labrador retriever saves boy from hypo

A black Labrador retriever named Jedi has shown that man’s best friend can be more dependable than even state of the art diabetes technology.

Seven years old Luke Nuttall has had type 1 diabetes since he was two. He had been sleeping peacefully beside his Mom, Dorrie when Jedi became agitated. Dorrie awoke to realize Jedi getting off and back on the bed and lying on he had got Dorrie’s attention.

Jedi is the faithful family pet with a rare skill. He can sniff out, recognize and then alert when Luke is having an episode of hypoglycemia.

Dorrie noticed Jedi bowing which is his trained sign to indicate that Luke may be hypo. Dorrie checked Luke’s continuous glucose monitor (CGM) which showed a steady 100 mg/dL, indicating a normal blood glucose level.
However, when Jedi kept his head bowed, Dorrie knew something wasn’t right so she took out Luke’s blood glucose testing kit and tested his sugar levels. The result was 57 indicating a much lower sugar level than the CGM had read and a potentially dangerous situation if Luke had been left asleep.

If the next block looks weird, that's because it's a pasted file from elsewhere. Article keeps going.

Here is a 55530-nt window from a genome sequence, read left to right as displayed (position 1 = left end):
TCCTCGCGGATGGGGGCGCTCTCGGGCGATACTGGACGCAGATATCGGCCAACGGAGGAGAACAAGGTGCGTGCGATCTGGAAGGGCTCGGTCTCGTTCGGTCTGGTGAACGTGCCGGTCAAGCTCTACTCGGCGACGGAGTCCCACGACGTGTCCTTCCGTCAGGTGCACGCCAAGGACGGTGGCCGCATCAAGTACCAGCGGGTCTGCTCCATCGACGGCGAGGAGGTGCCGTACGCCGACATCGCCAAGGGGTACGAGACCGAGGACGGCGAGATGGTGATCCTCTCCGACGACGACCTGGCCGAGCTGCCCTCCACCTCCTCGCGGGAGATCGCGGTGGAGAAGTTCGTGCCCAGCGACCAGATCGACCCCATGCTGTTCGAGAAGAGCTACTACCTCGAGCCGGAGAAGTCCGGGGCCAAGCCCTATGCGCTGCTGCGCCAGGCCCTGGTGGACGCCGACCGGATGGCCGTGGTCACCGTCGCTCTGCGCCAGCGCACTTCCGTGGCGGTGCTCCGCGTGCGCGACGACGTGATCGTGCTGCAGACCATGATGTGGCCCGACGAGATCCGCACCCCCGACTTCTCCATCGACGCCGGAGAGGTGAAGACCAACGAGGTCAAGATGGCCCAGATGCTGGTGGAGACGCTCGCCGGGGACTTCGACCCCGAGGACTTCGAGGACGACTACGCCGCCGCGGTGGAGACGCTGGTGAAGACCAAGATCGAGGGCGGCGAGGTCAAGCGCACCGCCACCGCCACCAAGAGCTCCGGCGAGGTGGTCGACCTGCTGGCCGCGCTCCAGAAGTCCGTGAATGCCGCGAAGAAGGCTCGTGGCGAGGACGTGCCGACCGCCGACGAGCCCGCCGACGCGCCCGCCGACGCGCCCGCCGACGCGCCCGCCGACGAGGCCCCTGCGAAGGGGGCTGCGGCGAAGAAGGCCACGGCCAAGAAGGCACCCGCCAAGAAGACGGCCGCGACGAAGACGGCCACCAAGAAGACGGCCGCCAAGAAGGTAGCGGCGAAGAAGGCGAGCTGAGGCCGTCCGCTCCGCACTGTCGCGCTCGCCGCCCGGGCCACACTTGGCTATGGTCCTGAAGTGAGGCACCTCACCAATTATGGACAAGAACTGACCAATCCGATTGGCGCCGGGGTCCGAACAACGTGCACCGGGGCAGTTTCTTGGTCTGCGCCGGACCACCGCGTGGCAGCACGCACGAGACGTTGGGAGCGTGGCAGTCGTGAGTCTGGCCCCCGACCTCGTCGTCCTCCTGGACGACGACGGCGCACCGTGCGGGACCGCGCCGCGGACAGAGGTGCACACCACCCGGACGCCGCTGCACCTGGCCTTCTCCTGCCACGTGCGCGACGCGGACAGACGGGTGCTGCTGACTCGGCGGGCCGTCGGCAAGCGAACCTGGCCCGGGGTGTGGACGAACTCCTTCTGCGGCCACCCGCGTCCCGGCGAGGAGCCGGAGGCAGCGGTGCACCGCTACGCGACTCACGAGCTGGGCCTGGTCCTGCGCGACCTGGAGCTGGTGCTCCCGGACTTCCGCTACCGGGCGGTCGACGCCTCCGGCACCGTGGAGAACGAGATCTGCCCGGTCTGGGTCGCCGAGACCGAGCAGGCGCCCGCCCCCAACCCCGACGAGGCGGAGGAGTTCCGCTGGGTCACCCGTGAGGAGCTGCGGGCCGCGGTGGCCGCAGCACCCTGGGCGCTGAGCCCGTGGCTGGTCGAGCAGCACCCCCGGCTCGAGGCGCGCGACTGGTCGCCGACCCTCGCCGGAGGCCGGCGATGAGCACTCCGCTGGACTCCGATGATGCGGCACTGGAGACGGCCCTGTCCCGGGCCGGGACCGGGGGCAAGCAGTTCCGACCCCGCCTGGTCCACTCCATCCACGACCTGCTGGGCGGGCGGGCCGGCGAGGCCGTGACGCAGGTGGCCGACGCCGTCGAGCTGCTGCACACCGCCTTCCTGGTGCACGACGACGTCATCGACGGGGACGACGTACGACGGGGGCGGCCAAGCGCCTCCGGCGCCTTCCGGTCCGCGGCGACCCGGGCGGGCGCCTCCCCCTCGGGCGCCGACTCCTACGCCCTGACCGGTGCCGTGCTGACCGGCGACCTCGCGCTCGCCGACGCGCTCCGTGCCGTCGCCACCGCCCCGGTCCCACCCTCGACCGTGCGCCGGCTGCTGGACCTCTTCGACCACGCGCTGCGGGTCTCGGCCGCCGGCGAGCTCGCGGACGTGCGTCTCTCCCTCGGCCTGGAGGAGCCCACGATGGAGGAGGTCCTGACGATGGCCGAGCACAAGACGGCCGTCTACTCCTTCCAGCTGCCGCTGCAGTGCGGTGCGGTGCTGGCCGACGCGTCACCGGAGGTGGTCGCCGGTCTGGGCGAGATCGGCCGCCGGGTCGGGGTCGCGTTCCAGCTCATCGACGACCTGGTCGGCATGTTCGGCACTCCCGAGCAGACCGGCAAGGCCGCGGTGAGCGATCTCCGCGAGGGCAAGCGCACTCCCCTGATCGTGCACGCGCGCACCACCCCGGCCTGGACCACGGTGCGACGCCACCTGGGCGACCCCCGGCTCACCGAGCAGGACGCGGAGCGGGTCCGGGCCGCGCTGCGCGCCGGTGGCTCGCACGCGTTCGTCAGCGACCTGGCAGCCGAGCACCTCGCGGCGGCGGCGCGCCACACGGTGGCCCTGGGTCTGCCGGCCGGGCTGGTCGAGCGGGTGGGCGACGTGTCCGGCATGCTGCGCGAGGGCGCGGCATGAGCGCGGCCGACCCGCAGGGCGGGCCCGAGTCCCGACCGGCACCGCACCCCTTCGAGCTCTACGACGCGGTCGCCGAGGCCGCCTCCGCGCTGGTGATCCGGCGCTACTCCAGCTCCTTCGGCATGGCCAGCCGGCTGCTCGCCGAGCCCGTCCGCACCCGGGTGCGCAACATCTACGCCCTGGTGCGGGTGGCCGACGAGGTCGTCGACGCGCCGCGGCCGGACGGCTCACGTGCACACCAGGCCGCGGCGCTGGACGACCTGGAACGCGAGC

Had Luke’s CGM recognized his low sugar level, it would have sounded an alarm and woken Dorrie. However, as the CGM was reading high, Luke’s hypo would’ve been missed and would likely have resulted in a severe hypo occurring. A severe hypo occurs if sugar levels get dangerously low and requires immediate medical attention.

If neither spotted nor treated, a severe hypo can sometimes lead to coma. Whilst many children will wake once their blood sugar levels become very low, Dorrie states that Luke has not woken from a hypo in the last four and a half years. The fact that Jedi was able to spot the hypo when the CGM did not shows what a life saver he is.
Jedi is a trained diabetic alert service dog and Dorrie and Luke are hugely thankful that Jedi can literally sniff out hypos.

Dorrie sums up how important Jedi is for the family stating: “[We] have spent everyday of the last 3 years training Jedi to alert to highs and lows, because type 1 diabetes is relentless and we need as much help as we can get.”